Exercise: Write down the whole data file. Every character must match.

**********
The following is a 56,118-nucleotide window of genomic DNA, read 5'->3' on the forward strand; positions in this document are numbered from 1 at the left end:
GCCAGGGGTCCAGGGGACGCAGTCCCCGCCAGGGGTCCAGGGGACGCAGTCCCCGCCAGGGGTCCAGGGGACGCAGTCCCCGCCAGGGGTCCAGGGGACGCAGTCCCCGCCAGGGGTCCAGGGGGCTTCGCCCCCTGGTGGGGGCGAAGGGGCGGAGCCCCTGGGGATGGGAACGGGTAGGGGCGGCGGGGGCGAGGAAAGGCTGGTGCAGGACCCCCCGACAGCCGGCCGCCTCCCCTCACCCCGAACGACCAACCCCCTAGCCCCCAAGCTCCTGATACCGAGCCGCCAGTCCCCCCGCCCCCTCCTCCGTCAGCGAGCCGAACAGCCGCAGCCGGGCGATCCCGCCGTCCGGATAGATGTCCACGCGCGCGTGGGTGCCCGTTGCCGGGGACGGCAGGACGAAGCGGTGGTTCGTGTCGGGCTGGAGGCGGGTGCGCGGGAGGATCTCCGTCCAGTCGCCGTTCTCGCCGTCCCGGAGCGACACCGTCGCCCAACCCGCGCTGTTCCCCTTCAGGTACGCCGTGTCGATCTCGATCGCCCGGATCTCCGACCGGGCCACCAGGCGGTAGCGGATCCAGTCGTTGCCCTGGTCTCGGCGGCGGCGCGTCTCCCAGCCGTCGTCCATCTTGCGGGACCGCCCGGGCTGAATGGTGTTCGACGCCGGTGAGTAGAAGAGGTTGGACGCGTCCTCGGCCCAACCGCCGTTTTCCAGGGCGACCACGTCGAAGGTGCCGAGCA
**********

The following is a 56,118-nucleotide window of genomic DNA, read 5'->3' on the forward strand; positions in this document are numbered from 1 at the left end:
GCCAGGGGTCCAGGGGACGCAGTCCCCGCCAGGGGTCCAGGGGACGCAGTCCCCGCCAGGGGTCCAGGGGACGCAGTCCCCGCCAGGGGTCCAGGGGACGCAGTCCCCGCCAGGGGTCCAGGGGGCTTCGCCCCCTGGTGGGGGCGAAGGGGCGGAGCCCCTGGGGATGGGAACGGGTAGGGGCGGCGGGGGCGAGGAAAGGCTGGTGCAGGACCCCCCGACAGCCGGCCGCCTCCCCTCACCCCGAACGACCAACCCCCTAGCCCCCAAGCTCCTGATACCGAGCCGCCAGTCCCCCCGCCCCCTCCTCCGTCAGCGAGCCGAACAGCCGCAGCCGGGCGATCCCGCCGTCCGGATAGATGTCCACGCGCGCGTGGGTGCCCGTTGCCGGGGACGGCAGGACGAAGCGGTGGTTCGTGTCGGGCTGGAGGCGGGTGCGCGGGAGGATCTCCGTCCAGTCGCCGTTCTCGCCGTCCCGGAGCGACACCGTCGCCCAACCCGCGCTGTTCCCCTTCAGGTACGCCGTGTCGATCTCGATCGCCCGGATCTCCGACCGGGCCACCAGGCGGTAGCGGATCCAGTCGTTGCCCTGGTCTCGGCGGCGGCGCGTCTCCCAGCCGTCGTCCATCTTGCGGGACCGCCCGGGCTGAATGGTGTTCGACGCCGGTGAGTAGAAGAGGTTGGACGCGTCCTCGGCCCAACCGCCGTTTTCCAGGGCGACCACGTCGAAGGTGCCGAGCA